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Last night was the final installment of the continuously protracted Real Housewives of Beverly Hills reunion special. But this time it wasn't really about all the ladies. No, it was about our star. It was about Kim Richards.

Yes, the gorgeous ladies of reality wrestling didn't get much screen time at all. Sure, they dragged Dana out and put her in a chair all of her own. They didn't want to infect the rest of the group with her desperation, so they didn't even make anyone squish over on the couch. She showed off her ridiculous "Fuck You" platforms and talked about how she went from poor to rich and she's always a bit of a poor person and a bit of a rich person and it really explained a lot: the fetishization of expensive baubles, the constant need for validation, the incessant laughing at her own jokes just so someone won't think she's the punch line.

Andy Cohen and crew trotted out the husbands too so we could giggle at Ken and drool over Mauricio and his not-as-tanned backside, which they showed on camera. Oh, and Taylor and Brandi apologized to each other for being jerks. Oh please. Housewives' apologies are so useless. It's nominally supposed to shake the Etch-a-Sketch clear so they can just start compiling new grievances but that's never how it works. Their grudges still stay on that screen in outline—faint, but still there. Real Housewife apologies are absolutely worthless. They mean as much as a speck of glitter stuck on your face, a single playing card found on the sidewalk, an unsigned check that you get in the mail. They mean absolutely nothing.

Kim Richards is saying she's sorry, but it's not the same thing. Kim Richards is apologizing for being herself, for everything she put herself and her family and the audience through this year. She's apologizing for the lies, the tardiness, the incoherence, the obfuscation of truth, for saying she thought she was really pregnant. She's just sorry. For a woman who was fresh out of rehab when she filmed her public confession (is this like the 13th step or something?) I figured she'd be a bundle of nerves, all jangly actions and mumbled half answers. Kim held her head high and she came right at Andy Cohen and she was brandishing her flaming sword and standing on top of a chariot, rushing at the enemy, swinging for their heads and seeing victorious in her truth. "I became an alcoholic. I am...I am an alcoholic."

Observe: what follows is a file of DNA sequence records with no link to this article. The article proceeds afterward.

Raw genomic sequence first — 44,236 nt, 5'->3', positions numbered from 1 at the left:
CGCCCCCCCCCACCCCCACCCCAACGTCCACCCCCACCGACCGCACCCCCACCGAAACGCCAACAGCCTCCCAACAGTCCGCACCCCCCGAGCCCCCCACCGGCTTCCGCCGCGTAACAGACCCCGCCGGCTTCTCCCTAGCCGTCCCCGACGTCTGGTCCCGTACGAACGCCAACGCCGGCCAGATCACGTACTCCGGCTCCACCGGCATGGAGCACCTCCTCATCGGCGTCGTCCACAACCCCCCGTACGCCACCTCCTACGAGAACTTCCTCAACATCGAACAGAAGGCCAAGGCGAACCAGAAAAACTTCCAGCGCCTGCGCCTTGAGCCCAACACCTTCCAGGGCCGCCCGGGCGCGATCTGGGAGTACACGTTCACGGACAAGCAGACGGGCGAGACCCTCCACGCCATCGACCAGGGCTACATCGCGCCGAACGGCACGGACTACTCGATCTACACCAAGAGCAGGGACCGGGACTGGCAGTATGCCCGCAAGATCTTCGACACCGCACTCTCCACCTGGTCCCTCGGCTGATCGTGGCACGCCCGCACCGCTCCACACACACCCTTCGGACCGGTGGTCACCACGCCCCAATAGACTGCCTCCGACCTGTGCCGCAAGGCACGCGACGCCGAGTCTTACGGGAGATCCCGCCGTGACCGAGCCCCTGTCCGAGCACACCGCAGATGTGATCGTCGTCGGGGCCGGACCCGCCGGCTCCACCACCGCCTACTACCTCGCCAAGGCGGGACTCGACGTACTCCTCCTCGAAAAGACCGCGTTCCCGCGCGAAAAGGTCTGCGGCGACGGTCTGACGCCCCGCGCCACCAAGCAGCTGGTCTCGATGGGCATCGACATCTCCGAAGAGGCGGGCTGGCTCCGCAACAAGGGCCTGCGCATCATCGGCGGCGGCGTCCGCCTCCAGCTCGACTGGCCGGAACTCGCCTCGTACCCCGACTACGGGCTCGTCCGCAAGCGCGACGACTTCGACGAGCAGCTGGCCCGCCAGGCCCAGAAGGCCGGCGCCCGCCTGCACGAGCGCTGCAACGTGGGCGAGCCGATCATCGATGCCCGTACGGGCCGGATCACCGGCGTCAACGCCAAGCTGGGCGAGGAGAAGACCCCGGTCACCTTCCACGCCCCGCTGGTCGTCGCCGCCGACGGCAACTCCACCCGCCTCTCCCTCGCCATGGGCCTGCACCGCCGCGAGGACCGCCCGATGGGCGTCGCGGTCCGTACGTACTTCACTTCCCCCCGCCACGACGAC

I have to give Kim credit for her candor. She told us when the drinking started, when she was drunk, what pills she was on, why she was acting a certain way. She explained it all. Even last year she was still trying to cover it up, overcome her shame by shunning reality. No longer. Kim is owning her shit and she's making a new life for herself. I have to give Andy Cohen credit for asking Kim really tough and direct questions (eg, "What makes you think rehab is going to work this time?") but the one cruel moment was when he asked Kim, who confessed she hadn't watched the season, if she wanted to watch some clips of her more wild behavior. "Uhhhh," she croaked. "OK. Yeah." You could already hear the lump in her throat as the reel started to roll. She got through about a minute, sitting in her chair, clutching her sparkly clutch even closer to her body, and her mind screaming, "Make it stop, tell him to stop. Kim, you can't. This is awful. Kim. Stop. Make it. Tell him. Kim. Stop."

"OK, I think that's enough," she said with rue hanging off her vocal chords. "I feel bad for her," Kim says. "That's not the real me." This is a sentiment that Kyle echos too, that the Kim who drinks and does drugs and behaves inappropriately and shows up late to everything is not the the real Kim. The real Kim is clean and sober and responsible. I don't know much about the psychology of addiction, but this seems like a very dangerous stance. Yes, Kim says she takes credit for the wrong she's done, but while simultaneously completely divorcing herself from her actions in her own mind. That seems...off.

The other thing that is fishy is Kim's continued grudge against Brandi for saying she was on "crystal meth" on TV. Kim says she can't forgive Brandi for the hurt she caused her family by saying that. I'm sorry, but the hurt that Kim's family feels probably has nothing to do with Brandi's one obviously overblown comment and more to do with the behavior she has exhibited on a nationally aired television program for the last two seasons. Doesn't it? Maybe you should forgive, Kim. Isn't that a step? If not, maybe you should make it one.